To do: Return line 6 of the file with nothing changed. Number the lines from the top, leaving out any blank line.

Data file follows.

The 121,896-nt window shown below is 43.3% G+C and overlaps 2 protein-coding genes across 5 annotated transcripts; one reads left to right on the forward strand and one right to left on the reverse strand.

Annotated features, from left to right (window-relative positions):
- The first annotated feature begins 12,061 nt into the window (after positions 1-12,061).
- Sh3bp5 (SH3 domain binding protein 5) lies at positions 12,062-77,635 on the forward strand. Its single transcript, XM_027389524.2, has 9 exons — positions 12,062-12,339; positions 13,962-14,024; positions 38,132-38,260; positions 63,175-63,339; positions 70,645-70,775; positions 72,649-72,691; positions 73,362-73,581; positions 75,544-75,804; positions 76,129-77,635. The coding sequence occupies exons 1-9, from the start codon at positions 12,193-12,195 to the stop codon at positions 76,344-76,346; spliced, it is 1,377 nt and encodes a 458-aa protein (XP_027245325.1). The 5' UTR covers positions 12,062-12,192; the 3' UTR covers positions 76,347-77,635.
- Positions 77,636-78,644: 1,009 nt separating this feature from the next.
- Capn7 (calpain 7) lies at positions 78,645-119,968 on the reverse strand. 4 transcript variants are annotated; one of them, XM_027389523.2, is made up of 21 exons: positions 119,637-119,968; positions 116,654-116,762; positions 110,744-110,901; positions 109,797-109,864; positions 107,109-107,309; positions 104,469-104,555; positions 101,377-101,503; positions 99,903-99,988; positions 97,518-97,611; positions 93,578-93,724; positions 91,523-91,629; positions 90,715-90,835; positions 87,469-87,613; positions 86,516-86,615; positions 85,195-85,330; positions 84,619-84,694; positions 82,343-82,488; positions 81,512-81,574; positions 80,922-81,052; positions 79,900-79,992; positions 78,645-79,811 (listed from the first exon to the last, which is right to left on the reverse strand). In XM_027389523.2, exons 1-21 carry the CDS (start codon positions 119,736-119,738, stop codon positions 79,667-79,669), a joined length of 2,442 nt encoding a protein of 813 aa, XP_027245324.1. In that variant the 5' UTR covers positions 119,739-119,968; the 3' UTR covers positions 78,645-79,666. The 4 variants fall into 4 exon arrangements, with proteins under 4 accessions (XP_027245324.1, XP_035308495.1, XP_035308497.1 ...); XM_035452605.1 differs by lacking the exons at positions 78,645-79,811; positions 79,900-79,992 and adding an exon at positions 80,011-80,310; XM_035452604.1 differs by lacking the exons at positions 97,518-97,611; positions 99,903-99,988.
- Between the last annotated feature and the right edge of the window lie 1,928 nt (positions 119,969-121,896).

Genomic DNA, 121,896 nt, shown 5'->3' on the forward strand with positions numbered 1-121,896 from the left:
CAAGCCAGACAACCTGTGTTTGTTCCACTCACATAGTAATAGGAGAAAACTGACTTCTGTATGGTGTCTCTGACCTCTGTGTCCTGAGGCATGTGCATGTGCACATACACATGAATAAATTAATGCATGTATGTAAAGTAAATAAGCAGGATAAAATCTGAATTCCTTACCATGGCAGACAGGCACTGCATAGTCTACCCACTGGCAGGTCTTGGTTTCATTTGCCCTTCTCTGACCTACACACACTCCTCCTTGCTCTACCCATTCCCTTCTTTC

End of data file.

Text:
- Capn7 (calpain 7) lies at positions 78,645-119,968 on the reverse strand. 4 transcript variants are annotated; one of them, XM_027389523.2, is made up of 21 exons: positions 119,637-119,968; positions 116,654-116,762; positions 110,744-110,901; positions 109,797-109,864; positions 107,109-107,309; positions 104,469-104,555; positions 101,377-101,503; positions 99,903-99,988; positions 97,518-97,611; positions 93,578-93,724; positions 91,523-91,629; positions 90,715-90,835; positions 87,469-87,613; positions 86,516-86,615; positions 85,195-85,330; positions 84,619-84,694; positions 82,343-82,488; positions 81,512-81,574; positions 80,922-81,052; positions 79,900-79,992; positions 78,645-79,811 (listed from the first exon to the last, which is right to left on the reverse strand). In XM_027389523.2, exons 1-21 carry the CDS (start codon positions 119,736-119,738, stop codon positions 79,667-79,669), a joined length of 2,442 nt encoding a protein of 813 aa, XP_027245324.1. In that variant the 5' UTR covers positions 119,739-119,968; the 3' UTR covers positions 78,645-79,666. The 4 variants fall into 4 exon arrangements, with proteins under 4 accessions (XP_027245324.1, XP_035308495.1, XP_035308497.1 ...); XM_035452605.1 differs by lacking the exons at positions 78,645-79,811; positions 79,900-79,992 and adding an exon at positions 80,011-80,310; XM_035452604.1 differs by lacking the exons at positions 97,518-97,611; positions 99,903-99,988.